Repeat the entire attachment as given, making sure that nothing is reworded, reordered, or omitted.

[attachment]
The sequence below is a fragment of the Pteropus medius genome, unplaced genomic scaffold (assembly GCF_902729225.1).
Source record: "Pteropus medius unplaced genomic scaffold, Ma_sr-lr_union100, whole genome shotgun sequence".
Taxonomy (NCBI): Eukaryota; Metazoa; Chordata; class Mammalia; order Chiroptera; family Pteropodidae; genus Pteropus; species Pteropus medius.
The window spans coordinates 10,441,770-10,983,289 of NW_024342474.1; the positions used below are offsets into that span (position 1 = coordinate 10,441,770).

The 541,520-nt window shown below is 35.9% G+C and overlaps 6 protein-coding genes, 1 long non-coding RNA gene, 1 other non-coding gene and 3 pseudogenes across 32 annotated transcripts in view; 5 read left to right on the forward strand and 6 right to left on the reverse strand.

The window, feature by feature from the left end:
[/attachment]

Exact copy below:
The sequence below is a fragment of the Pteropus medius genome, unplaced genomic scaffold (assembly GCF_902729225.1).
Source record: "Pteropus medius unplaced genomic scaffold, Ma_sr-lr_union100, whole genome shotgun sequence".
Taxonomy (NCBI): Eukaryota; Metazoa; Chordata; class Mammalia; order Chiroptera; family Pteropodidae; genus Pteropus; species Pteropus medius.
The window spans coordinates 10,441,770-10,983,289 of NW_024342474.1; the positions used below are offsets into that span (position 1 = coordinate 10,441,770).

The 541,520-nt window shown below is 35.9% G+C and overlaps 6 protein-coding genes, 1 long non-coding RNA gene, 1 other non-coding gene and 3 pseudogenes across 32 annotated transcripts in view; 5 read left to right on the forward strand and 6 right to left on the reverse strand.

The window, feature by feature from the left end: